Rumours, Bargains and Über-Apps

With some interest I have been following the rumours and denials about Autodesk‘s alleged killing of MAX, Motionbuilder, XSI and some other products as well as the associated shuffling around of the development teams and kicking out some pople. Now why should I care, as I’m actually not using any of their products currently? It offers some interesting insights in how big companies tick and how software development can hit a wall at some point, requiring some drastic steps to be taken.

First, the obvious. Did it ever really make sense for them to have 3 rather major 3D animation and content creation packages plus a ton of auxiliary apps around them? Probably not. Such deals are about two things: getting access to technologies (and intellectual property associated with them) and controlling markets to a degree. They jumped the chance when Alias was in shambles and got Maya on top of it and the same happened again when Avid rid themselves of XSI. Along with the programs they acquired a pretty huge user base, but also had to continue creating new versions, market them and all that stuff that comes with it. That is to say they also inherited a lot of work and associated cost in money and resources. For a while there that may have worked, but inevitably, the company was only left with two choices: Allow the apps to grow at the cost of diverging ever further from one another or take a whollistic approach and try to unify stuff at the cost of (seemingly) minimal evolution in the apps. Depending on who you talk to, either one could be true. Still, in the end, everything worked as long as the users were loyal and patient enough. That, however, has changed, bringing us to the second point.

Does Autodesk feel the heat? You can bet on it! Their own undecidedness on what to do with their apps plus their ever rising prices have made more users look for alternatives than they probably would have liked. You know, if you don’t know what to do yourself, you can’t blame your users from getting insecure and losing confidence. Combine that with new technologies popping up everywhere and apps like modo or Cinema 4D solidifying and expanding their user base and offering a better price/ value ratio for the user, that should give them some food for thought.

As a third point, of course Autodesk‘s apps are bloated. No point in making any pretence about it. Just like Adobe programs they are crammed to the brim with legacy features because – well – there could still be 2 users on this planet that want to open 10 year old files or can’t adpat to new workflows and you don’t want to piss them off. To that you can easily add a gigazillion plug-ins and extensions they have gobbled up over the years that fill your menus and toolbars in many of their programs. You just can’t help but feel that all that excess baggage prevents the apps from moving or growing into different directions and makes them slow. Trying to untangle the mess they made for thmeselves would be more complicated than just starting off fresh. A clear indication of that are Autodesk‘s efforts with things like project XBR to renovate MAX, but it would seem it just doesn’t come together – you can’t graft the new stuff onto the old APIs.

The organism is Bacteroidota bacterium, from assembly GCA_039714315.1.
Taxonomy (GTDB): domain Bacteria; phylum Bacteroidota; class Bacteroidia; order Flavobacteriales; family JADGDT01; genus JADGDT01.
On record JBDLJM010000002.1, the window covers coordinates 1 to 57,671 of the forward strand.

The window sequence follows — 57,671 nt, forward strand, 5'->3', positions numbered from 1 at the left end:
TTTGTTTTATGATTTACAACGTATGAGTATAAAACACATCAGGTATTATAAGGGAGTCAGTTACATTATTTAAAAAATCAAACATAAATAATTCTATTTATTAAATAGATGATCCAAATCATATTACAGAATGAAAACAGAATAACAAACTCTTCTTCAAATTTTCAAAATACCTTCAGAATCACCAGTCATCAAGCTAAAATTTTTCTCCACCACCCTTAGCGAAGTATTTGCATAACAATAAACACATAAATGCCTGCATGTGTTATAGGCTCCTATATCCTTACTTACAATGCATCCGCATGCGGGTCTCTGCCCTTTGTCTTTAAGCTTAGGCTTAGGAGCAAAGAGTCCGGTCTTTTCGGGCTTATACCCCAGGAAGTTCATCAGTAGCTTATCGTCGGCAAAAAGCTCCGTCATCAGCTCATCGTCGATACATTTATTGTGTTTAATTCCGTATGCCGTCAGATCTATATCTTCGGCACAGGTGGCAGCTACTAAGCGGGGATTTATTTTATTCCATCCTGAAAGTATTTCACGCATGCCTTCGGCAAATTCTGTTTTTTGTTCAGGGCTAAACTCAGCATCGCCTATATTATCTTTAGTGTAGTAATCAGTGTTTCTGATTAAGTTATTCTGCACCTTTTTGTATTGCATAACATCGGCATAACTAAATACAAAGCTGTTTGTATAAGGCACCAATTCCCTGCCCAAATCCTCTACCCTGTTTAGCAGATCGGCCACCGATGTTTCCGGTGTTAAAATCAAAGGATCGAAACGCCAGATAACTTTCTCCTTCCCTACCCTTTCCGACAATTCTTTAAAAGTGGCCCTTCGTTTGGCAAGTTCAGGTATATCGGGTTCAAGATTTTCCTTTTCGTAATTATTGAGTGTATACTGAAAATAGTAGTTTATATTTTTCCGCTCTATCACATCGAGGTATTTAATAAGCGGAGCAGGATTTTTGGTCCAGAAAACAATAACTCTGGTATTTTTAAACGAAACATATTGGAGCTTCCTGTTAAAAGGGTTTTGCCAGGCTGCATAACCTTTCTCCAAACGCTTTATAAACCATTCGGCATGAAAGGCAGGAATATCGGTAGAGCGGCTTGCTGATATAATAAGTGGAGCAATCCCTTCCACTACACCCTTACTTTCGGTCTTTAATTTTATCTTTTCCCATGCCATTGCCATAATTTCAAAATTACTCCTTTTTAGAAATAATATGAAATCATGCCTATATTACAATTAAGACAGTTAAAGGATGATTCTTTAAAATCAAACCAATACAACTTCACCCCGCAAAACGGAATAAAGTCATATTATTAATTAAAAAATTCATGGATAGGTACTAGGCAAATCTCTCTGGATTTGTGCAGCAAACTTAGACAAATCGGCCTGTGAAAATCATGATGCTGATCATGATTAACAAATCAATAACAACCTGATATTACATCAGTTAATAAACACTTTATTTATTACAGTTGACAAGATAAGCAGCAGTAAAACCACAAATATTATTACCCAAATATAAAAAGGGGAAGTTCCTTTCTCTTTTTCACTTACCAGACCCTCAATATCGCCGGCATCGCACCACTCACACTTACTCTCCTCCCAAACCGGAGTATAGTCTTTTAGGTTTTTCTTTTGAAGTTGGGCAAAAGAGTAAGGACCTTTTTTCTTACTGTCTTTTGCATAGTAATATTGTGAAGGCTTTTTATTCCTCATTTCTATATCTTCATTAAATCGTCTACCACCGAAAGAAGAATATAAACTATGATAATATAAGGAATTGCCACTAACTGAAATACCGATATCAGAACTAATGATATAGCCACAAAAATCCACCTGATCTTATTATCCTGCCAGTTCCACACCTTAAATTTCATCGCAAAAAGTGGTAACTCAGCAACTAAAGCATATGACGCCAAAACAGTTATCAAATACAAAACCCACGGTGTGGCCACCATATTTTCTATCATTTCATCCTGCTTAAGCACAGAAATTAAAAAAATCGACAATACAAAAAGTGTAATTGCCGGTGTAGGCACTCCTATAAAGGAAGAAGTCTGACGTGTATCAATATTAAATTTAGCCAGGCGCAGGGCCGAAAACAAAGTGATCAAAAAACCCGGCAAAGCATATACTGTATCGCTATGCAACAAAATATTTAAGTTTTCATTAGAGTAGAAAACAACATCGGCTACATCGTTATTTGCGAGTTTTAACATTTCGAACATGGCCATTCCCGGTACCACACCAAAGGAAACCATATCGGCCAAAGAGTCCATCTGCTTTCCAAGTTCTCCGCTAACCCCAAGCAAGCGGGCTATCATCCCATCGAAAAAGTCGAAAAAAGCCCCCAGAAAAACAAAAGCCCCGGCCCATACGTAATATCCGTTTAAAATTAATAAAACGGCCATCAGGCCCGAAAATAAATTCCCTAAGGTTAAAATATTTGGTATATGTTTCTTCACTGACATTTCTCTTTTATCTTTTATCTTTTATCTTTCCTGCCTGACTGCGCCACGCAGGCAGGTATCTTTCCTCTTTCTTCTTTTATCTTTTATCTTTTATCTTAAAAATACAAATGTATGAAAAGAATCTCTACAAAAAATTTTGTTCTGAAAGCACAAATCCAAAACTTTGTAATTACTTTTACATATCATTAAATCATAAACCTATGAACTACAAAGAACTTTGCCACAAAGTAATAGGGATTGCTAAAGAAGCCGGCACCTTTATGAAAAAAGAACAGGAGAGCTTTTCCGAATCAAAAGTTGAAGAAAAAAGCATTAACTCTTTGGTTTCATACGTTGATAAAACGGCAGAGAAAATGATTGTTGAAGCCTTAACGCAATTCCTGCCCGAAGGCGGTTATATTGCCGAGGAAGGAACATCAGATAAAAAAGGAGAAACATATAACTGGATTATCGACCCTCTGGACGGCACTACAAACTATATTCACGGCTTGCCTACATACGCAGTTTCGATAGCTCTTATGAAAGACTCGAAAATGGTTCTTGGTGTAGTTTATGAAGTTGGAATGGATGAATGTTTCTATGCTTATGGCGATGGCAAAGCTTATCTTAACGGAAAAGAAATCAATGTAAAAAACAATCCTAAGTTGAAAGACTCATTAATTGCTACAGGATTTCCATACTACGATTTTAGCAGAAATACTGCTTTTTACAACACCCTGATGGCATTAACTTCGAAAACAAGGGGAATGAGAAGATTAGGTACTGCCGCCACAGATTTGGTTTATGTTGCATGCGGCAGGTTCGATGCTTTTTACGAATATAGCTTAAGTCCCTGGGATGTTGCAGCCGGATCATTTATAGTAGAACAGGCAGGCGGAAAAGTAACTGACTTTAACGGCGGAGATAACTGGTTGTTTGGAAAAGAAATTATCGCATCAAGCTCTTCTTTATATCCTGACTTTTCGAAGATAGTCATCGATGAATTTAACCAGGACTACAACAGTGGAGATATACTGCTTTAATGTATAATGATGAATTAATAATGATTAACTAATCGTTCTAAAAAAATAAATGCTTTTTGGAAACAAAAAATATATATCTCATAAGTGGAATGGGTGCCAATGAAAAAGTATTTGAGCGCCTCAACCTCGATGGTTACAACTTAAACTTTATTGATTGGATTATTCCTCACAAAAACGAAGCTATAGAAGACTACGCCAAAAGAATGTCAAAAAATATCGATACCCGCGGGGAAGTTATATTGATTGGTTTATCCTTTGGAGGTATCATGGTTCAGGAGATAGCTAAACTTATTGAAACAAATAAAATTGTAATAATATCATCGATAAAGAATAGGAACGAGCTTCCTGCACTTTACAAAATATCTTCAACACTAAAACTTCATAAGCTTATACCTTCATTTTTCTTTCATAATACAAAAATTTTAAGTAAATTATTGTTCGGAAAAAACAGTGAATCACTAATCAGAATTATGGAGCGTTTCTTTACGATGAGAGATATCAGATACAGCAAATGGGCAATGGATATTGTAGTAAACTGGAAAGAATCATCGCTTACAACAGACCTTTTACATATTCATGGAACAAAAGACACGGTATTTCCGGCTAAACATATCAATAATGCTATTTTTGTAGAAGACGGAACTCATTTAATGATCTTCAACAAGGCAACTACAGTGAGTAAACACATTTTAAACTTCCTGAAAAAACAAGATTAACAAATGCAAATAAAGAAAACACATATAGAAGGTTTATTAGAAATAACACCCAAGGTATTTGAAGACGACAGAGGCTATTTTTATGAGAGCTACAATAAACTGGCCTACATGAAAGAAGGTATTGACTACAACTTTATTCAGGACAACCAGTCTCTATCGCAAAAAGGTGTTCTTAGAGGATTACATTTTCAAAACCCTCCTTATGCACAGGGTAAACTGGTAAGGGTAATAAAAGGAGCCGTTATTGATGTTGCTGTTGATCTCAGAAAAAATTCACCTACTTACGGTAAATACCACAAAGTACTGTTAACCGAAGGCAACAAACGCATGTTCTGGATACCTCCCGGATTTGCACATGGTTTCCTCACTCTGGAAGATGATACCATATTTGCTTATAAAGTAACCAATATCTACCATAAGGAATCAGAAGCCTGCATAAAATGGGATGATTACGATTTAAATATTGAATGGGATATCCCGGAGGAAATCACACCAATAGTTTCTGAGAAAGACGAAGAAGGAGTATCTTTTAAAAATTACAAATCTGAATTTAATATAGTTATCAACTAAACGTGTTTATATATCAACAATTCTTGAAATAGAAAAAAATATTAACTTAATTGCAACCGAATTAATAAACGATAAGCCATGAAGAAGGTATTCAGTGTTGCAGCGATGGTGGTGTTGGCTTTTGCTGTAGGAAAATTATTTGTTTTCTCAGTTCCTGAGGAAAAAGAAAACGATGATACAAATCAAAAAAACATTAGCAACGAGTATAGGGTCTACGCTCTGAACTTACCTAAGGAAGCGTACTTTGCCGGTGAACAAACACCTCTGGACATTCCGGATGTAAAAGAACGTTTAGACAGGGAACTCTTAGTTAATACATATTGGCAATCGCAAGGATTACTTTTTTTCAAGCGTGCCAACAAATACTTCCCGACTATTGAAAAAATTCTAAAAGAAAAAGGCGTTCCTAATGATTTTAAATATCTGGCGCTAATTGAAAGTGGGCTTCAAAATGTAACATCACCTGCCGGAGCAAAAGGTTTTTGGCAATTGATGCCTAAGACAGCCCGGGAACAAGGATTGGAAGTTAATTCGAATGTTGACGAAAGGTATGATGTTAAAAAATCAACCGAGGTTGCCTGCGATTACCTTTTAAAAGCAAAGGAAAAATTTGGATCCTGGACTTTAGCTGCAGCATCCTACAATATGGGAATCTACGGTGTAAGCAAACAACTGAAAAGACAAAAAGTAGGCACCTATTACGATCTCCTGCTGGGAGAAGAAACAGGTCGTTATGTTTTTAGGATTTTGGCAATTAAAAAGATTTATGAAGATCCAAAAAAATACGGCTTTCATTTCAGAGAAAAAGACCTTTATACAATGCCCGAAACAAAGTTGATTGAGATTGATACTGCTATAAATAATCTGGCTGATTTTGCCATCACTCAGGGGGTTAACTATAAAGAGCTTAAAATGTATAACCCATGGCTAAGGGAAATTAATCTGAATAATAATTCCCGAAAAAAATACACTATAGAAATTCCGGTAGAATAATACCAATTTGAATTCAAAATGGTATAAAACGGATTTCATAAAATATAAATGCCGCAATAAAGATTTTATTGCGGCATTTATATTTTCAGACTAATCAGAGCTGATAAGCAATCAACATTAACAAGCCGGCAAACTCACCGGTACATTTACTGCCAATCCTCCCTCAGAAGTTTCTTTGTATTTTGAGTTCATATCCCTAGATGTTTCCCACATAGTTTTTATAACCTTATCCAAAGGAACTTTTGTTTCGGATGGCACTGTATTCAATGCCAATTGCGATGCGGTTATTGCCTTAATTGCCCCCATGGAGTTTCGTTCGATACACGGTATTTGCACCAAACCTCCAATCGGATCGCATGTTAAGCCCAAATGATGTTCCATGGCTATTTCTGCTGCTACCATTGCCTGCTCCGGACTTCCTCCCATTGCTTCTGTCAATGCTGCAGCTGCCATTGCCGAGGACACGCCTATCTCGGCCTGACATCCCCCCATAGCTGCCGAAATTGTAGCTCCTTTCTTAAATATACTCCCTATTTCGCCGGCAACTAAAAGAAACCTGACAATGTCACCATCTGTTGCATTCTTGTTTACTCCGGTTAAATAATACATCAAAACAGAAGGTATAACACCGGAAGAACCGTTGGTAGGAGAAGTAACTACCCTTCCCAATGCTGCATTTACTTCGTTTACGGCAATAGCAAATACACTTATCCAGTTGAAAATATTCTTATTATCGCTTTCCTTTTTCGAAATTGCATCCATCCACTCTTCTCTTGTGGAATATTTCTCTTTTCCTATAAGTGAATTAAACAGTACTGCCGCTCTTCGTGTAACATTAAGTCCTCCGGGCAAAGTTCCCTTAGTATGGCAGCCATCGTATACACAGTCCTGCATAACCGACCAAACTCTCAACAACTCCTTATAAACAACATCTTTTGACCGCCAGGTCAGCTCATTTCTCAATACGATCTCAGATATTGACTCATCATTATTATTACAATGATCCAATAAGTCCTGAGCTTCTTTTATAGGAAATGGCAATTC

Fourth, and that’s a pretty obvious point, with cloud and web based stuff looming everywhere, companies must be wary to not fall off the cart and offer something that keeps their users tied to them. Now Autodesk make a ton more money with their CAD, manufacturing and design tools and personally I see much more protential there, but well, you gotta be a trend whore one way or the other and you can’t be if your infrastructure ain’t up to it. Neither do the programs offer any such features like running complex simulations over a distributed network (one of the reasons why they are probably so interested in Naiad and bought it), which by all means could be their server form on a pay per use or subscription basis, nor do they actually have such a server infrastructure in place yet. So they need to agressively tackle both and it inevitably means they will have to reinvent their tools.

Does that mean they will kill any of their existing products soon? I don’t think so. It would be foolish as long as the user basis is healthy and their tools are used that widely. Even if they may prefer for people to use Maya for games creation instead of MAX, just saying so doesn’t make it happen. They need to give their customers a chance to transition their pipelines and that by itself is a slow process – nobody would switch in the middle a production and even for games that means about 2 years on average. The more specialized a facility is and the more it uses custom in-house plug-ins and tools, the longer that will be. Same of course the other way around – for a while longer you will have to keep developing XSI, be it just to keep things running on Windows 8 or whatever is yet to come and equally you couldn’t pull the plug on Maya. Of course we don’t know anything about what goes on behind the scenes – they could come out with their unified über-app tomorrow, but I think there’s still quite a bit of time before that happens. Having experienced the endless delays before the first version of modo came out, also having keenly observed NewTek‘s failed Lightwave CORE project and being involved with software development on different levels I know that this stuff doesn’t fall out of the sky even if your company is big and your bank acount filled.

%d bloggers like this: